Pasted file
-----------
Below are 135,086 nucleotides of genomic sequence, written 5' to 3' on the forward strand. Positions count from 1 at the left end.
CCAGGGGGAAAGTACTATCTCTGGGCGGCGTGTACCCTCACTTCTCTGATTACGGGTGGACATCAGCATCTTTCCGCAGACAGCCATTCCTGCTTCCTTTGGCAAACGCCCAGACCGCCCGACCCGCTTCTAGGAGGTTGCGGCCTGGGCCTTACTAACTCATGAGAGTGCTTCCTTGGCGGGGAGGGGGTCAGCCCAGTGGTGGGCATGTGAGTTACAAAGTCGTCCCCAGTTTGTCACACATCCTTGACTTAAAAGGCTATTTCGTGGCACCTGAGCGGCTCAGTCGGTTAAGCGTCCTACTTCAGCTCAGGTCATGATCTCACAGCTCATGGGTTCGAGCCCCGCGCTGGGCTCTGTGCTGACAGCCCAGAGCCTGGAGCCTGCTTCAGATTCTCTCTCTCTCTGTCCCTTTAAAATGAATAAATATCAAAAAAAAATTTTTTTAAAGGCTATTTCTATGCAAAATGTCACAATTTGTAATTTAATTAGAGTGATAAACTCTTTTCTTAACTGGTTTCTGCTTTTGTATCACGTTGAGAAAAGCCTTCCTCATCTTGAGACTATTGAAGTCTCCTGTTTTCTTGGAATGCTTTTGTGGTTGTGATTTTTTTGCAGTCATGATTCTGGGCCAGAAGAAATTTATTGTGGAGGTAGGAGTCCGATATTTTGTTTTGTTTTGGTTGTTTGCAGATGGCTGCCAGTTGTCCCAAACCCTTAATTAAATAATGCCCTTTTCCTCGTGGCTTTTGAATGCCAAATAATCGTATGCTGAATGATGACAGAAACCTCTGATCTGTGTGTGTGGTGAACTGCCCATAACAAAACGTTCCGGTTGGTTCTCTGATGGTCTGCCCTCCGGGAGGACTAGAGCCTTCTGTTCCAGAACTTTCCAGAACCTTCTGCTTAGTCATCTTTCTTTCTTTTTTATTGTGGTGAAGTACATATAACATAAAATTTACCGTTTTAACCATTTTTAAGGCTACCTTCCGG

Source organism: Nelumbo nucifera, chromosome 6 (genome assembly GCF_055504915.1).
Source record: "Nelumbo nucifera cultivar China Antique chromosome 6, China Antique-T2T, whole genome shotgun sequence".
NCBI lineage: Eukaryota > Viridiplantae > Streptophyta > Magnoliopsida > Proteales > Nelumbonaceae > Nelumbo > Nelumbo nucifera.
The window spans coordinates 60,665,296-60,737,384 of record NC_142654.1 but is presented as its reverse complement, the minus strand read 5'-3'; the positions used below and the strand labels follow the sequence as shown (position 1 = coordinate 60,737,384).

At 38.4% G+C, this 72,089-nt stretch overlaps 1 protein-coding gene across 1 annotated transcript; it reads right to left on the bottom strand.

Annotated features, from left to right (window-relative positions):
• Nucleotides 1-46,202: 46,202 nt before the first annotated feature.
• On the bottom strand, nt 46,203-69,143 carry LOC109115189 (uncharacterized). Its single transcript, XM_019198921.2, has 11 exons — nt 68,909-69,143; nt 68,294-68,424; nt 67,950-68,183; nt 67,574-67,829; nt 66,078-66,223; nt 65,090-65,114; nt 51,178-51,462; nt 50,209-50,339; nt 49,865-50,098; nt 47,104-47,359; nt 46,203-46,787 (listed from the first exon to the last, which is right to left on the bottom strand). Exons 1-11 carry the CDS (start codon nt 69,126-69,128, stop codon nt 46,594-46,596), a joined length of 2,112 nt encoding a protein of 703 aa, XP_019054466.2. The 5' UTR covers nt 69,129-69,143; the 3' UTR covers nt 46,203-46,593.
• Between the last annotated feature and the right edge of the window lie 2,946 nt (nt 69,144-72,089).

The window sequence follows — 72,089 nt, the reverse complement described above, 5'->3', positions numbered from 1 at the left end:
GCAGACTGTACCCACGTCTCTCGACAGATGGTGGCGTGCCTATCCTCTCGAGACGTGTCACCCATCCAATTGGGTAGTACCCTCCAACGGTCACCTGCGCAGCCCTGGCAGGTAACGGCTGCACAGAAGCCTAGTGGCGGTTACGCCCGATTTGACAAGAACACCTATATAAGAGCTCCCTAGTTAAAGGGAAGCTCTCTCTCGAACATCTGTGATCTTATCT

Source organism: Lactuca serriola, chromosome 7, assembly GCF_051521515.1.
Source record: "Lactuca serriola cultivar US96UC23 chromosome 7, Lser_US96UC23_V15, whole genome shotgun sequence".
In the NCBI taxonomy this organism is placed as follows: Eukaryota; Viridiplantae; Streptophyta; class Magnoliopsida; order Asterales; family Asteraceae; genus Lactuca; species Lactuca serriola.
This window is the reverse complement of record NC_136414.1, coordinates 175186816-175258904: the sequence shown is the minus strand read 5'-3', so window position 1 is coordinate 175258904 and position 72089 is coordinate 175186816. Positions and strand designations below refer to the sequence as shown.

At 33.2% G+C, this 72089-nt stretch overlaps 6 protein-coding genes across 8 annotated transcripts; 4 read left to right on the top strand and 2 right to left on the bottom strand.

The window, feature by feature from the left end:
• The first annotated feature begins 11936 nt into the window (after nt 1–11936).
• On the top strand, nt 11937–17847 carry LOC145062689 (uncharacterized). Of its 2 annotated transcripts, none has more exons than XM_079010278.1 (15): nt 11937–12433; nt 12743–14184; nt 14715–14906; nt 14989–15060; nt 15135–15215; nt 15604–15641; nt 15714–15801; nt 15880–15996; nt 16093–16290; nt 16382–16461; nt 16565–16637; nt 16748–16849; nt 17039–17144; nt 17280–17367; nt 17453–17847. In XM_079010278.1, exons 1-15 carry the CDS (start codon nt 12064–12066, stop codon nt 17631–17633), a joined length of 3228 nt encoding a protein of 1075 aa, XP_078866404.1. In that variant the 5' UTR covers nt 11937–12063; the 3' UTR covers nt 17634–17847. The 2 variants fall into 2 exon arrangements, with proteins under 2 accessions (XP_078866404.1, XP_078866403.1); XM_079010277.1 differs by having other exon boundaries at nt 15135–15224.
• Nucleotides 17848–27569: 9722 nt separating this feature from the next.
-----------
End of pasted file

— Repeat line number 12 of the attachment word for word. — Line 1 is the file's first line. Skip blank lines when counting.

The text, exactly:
The window sequence follows — 72,089 nt, the reverse complement described above, 5'->3', positions numbered from 1 at the left end: